The noise, vibration, and exhaust in the instant case are produced by the operation of the Airport structure itself. These offenses are bound to occur, to a greater or lesser degree, with each flight. Conversely, injury to property through intermittent flooding does not occur with mere use or operation of a dam. In the first case, the injury is apparent from the initial use of the structure. In the second case, the injury is not immediately occurring, but may only become obvious over time or depend on a combination of circumstances, such as the effect of weather conditions, on the structure. The injury in the instant case is of the first type immediately apparent.

Further, Defendant has established, and Plaintiff has not disproved, that the Airport has not significantly increased in the "type or frequency" of its flight operations since January 1987. (Order of June 30, 1994, pp. 19-21 (citing Bell Affidavit; McIntyre Affidavit)). Accordingly, there is no "fresh nuisance" on which to base a cause of action. Plaintiff's nuisance cause of action accrued upon receipt of its injury, which occurred no later than the offending runway's operation at present levels, beginning in 1987.

The result of Duffield v. DeKalb County, 242 Ga. 432, 249 S.E.2d 235 (1978), is not inconsistent with this ruling. The Georgia Supreme Court in Duffield noted that a nuisance claim is not barred if the nuisance occurs or increases within the statute of limitations. Id., at 436, 249 S.E.2d 235. The court relied on plaintiff's allegation of an increase in extent of the nuisance within the statute of limitations to deny summary judgment. Id. In this case, on the other hand, the factual finding that the extent of the nuisance has not increased within the statute of limitations mandates summary judgment. See id.

The operation of the Airport as a publicly beneficial entity will not be enjoined. Thus, Plaintiff may sue only once for any continuing *836 and permanent damage to its property from the Airport's operation. Plaintiff's right to sue must be exercised within four years of the creation or increase of the nuisance if the harm is readily apparent. Accordingly, Plaintiff's nuisance claim is barred by the statute of limitations. Plaintiff's inverse condemnation claim accrued at the same time as its nuisance claim. Therefore, Plaintiff's remaining claim for inverse condemnation based upon a taking by nuisance is barred as well.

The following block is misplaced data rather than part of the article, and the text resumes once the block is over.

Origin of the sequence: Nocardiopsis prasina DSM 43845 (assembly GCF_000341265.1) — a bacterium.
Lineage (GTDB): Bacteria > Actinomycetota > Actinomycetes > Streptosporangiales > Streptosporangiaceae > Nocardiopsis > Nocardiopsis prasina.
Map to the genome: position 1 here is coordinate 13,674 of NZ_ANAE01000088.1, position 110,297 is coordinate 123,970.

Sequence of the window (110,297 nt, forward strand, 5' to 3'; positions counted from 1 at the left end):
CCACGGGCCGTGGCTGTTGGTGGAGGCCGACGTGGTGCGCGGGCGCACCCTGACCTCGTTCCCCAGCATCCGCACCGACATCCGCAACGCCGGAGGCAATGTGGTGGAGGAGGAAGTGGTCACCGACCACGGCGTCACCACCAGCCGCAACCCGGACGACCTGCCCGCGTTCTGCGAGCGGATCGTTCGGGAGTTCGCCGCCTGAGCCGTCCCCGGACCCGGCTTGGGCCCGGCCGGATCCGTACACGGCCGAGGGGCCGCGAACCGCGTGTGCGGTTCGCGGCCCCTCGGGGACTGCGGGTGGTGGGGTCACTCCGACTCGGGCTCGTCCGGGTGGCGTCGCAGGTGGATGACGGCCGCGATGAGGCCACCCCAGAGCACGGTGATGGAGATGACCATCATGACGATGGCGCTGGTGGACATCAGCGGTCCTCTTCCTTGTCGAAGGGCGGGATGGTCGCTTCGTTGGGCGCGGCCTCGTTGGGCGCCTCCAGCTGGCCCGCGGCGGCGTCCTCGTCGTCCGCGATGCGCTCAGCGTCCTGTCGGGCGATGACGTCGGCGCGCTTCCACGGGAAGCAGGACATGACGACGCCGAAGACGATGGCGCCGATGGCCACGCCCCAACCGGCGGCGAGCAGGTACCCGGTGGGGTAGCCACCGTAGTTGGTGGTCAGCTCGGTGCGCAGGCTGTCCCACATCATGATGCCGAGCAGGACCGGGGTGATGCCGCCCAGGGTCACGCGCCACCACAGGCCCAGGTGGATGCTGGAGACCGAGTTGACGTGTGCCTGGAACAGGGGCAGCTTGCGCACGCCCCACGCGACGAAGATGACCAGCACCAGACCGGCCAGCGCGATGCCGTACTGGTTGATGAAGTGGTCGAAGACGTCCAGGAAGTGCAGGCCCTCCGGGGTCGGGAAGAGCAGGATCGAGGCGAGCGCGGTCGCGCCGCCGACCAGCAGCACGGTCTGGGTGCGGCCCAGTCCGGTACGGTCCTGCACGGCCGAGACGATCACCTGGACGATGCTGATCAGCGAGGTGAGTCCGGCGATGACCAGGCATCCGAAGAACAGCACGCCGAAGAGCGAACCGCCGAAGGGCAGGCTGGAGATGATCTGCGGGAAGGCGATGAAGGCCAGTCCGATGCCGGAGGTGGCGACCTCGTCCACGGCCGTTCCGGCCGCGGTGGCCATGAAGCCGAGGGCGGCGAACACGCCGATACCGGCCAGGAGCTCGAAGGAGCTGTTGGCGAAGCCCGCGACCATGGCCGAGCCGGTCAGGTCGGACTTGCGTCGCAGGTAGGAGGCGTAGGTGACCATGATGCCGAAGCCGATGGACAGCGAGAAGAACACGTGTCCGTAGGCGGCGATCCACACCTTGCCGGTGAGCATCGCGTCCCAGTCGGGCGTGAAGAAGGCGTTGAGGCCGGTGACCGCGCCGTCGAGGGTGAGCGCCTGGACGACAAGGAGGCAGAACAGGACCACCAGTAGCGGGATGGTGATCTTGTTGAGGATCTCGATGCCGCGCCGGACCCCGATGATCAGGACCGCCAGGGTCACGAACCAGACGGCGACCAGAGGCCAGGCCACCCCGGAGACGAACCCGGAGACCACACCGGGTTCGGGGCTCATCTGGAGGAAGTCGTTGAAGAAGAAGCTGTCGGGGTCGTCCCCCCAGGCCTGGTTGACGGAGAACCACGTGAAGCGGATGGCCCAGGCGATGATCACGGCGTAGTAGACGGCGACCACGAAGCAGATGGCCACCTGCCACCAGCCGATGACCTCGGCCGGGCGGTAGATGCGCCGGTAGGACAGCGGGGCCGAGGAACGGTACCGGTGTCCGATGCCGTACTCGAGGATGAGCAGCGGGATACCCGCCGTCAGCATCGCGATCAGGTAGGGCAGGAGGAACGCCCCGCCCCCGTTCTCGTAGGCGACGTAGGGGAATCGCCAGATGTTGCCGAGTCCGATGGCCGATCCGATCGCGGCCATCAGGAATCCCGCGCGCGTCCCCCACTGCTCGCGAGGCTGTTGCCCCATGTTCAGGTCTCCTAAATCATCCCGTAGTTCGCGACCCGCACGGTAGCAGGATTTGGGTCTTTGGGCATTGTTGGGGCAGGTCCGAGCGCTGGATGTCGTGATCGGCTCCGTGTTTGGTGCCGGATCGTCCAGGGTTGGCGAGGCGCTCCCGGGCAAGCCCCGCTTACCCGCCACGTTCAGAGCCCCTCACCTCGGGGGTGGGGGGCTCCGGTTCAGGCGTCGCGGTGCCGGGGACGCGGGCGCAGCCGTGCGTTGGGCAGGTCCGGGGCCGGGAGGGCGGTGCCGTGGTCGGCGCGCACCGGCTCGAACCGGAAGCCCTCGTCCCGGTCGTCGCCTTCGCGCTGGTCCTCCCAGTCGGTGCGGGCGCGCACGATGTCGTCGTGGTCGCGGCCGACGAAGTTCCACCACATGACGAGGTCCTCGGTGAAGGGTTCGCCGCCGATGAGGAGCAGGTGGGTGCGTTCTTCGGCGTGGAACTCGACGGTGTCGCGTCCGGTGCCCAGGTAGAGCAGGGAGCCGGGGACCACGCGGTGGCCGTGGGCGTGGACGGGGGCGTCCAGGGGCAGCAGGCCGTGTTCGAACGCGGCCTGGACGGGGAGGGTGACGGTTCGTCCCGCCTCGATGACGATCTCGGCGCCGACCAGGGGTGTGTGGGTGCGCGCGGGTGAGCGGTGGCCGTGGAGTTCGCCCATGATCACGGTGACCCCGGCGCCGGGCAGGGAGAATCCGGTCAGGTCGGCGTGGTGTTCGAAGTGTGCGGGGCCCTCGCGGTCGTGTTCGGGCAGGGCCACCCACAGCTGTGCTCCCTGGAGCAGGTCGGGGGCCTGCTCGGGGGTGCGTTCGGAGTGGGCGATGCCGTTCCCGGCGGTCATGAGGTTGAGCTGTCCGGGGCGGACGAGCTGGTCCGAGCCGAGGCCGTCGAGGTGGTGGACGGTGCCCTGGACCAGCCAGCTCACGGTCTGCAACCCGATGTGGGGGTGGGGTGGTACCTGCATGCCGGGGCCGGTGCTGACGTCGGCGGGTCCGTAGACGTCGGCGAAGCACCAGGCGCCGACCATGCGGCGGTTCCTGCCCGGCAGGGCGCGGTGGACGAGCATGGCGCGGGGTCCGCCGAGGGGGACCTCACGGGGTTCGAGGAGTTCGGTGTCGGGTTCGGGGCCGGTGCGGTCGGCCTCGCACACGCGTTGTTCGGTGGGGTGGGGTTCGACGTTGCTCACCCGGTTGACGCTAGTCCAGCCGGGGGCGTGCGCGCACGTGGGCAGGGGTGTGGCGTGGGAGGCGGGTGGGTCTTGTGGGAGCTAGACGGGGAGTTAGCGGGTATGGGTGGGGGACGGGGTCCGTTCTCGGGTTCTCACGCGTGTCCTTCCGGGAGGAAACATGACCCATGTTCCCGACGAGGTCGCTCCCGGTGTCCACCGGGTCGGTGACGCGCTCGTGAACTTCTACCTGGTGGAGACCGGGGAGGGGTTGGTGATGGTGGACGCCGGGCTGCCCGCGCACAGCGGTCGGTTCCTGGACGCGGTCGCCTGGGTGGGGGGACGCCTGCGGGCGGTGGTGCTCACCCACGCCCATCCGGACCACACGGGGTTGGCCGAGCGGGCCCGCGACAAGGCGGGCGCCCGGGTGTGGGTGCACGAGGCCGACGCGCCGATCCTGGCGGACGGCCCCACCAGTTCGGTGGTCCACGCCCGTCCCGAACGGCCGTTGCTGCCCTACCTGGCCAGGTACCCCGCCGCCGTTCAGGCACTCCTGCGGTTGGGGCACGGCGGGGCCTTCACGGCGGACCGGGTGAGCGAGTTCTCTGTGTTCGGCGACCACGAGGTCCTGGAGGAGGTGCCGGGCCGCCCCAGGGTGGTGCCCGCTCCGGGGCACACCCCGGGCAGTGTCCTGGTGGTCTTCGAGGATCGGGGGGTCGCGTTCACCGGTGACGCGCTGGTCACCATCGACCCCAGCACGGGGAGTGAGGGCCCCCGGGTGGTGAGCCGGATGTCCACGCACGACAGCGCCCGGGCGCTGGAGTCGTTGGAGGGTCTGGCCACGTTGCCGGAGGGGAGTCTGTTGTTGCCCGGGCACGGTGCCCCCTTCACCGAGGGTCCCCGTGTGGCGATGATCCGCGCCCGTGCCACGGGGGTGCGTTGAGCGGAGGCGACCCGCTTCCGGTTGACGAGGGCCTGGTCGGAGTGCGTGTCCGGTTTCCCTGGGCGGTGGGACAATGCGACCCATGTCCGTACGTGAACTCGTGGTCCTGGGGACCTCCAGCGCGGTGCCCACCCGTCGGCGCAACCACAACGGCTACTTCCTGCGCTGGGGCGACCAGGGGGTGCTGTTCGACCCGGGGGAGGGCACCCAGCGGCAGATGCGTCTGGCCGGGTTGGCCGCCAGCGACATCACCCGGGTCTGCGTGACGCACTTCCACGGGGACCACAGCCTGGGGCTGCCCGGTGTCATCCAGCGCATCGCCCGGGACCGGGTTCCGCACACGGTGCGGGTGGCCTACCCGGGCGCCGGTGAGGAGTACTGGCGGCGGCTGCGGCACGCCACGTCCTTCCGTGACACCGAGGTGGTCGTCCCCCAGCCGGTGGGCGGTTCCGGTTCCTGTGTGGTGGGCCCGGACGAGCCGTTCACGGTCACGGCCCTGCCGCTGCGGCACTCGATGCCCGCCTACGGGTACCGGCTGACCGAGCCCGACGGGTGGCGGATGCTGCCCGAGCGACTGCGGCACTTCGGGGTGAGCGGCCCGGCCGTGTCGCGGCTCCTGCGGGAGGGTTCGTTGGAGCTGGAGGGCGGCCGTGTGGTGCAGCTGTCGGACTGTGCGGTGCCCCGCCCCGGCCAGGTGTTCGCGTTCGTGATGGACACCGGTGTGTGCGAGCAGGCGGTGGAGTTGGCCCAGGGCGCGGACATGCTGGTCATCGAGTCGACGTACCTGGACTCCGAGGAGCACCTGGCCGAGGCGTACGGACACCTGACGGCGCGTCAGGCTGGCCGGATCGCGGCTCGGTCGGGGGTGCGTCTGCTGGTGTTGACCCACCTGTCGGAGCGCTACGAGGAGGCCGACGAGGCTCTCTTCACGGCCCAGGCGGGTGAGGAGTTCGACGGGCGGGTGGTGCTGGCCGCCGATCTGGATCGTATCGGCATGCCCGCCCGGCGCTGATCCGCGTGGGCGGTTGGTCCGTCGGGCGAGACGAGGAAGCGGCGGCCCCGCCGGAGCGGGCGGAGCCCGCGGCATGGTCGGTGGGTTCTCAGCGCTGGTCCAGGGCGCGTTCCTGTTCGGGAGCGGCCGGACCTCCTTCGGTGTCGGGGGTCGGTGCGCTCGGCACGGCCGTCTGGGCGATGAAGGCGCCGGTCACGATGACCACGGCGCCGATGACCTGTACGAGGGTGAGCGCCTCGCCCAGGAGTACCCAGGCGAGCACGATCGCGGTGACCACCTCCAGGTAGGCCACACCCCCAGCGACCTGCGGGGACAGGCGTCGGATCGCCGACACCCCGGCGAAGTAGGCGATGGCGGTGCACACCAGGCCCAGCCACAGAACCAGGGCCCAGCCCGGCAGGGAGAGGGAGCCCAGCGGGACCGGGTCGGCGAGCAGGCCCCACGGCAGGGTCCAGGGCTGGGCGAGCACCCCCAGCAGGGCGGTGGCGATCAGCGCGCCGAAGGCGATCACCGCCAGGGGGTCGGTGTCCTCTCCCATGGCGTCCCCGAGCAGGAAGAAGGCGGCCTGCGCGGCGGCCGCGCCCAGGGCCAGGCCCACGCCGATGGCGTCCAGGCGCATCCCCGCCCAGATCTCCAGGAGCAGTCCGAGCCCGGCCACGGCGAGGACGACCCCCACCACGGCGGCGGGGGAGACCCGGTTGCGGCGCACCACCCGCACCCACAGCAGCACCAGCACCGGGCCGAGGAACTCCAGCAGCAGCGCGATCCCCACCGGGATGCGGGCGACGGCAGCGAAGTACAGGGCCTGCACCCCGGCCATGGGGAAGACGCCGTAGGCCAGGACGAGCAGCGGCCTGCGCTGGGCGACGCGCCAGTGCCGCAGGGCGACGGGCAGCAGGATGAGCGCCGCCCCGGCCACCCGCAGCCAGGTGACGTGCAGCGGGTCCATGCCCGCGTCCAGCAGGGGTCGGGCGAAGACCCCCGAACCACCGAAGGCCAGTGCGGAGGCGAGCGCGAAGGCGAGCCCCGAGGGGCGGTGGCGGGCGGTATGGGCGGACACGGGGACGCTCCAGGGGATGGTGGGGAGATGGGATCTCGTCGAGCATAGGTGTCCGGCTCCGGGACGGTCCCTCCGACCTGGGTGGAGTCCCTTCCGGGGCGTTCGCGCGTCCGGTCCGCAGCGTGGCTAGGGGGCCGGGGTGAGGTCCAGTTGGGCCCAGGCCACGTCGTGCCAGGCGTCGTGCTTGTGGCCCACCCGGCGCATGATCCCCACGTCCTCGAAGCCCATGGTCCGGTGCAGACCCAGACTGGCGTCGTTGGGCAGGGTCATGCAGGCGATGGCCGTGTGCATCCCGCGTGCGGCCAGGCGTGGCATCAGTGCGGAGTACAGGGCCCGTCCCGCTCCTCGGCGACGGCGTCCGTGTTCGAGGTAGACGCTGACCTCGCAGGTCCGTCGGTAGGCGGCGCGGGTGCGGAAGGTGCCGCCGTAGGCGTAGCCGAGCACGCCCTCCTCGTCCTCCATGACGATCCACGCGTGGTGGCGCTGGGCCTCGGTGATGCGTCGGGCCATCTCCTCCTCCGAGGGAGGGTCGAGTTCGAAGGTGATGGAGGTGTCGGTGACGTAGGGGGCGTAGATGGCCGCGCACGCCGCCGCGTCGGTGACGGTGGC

E) Trespass Claim

Nuisance and trespass are closely analogous claims. Rinzler v. Folsom, 209 Ga. 549, 552, 74 S.E.2d 661 (1953). The two claims are distinguishable chiefly in the manner of interference with one's property. Jillson v. Barton, 139 Ga.App. 767, 768, 229 S.E.2d 476, 478 (1975) (distinguishing between trespass and nuisance as "direct" versus "indirect" tort); see also Kersey, 193 Ga. at 868, 20 S.E.2d 245 ("even when the act [plane overflights] does not constitute a trespass, it could be a nuisance"). Therefore, it is appropriate to treat the accrual of claims of trespass and nuisance in similar fashion.

Plaintiff's nuisance claim accrued no later than 1987 with the present level of flight operations from Runway 9L-27R. (See Order of June 30, 1994, pp. 19-21). Plaintiff's trespass claim also accrued when the invasions of the airspace over its property reached present levels. This happened no later than 1987. (Id.) The injury to its property thus began more than four years ago, and the statute of limitations began to run at that time. Accordingly, Plaintiff's trespass cause of action is barred by the applicable statute of limitations.


Therefore, Defendant's Renewed Motion for Summary Judgment [# 35] is GRANTED. Defendant's Motion for Extension of Time [# 34] is GRANTED. All claims in this suit have thus been disposed of. The Clerk is DIRECTED to enter judgment accordingly.


[1] Defendant submitted a Reply brief months after filing this motion. It did not seek leave for late filing. Ordinarily, the Court would not consider a late response unless parties moved for late filing. See Local Rule 220-1(b). Also, Plaintiff's surreply is normally not permitted without prior motion. Id. However, parties seek to bring to the Court's attention a recent case which may dispose of issues before the Court. Accordingly, the briefs will be considered.

[2] It is the nuisance relating to a private entity and the corresponding election rule which was specifically adhered to by the Georgia Supreme Court in Cox. However, the same Restatement rule provides for "an enterprise affected with a public interest." Restatement (Second) of Torts, § 899, comment d. The Georgia Supreme Court characterized the rule as "both comprehensive and workable," as well as reaching a result consistent with results reached in the Georgia cases. Cox, 239 Ga. at 128-29, 236 S.E.2d 73.

[3] The distinction is explained by the fact that the public entity's activity will not be abated. See Smith v. Dallas Utility Co., 27 Ga.App. 22, 25, 107 S.E. 381 (1921). Therefore, plaintiff's claim for permanent diminution in the value of the property accrues immediately, whereas a private entity's operation can and will be abated so as not to damage plaintiff's property permanently. See Cox, at 129, 236 S.E.2d 73.

[4] Georgia courts have also recognized that a publicly beneficial structure whose operation will not be abated is a nuisance permanent in character. See, e.g., Lombard, 101 Ga. at 727, 28 S.E. 994; Smith, 27 Ga.App. at 25, 107 S.E. 381.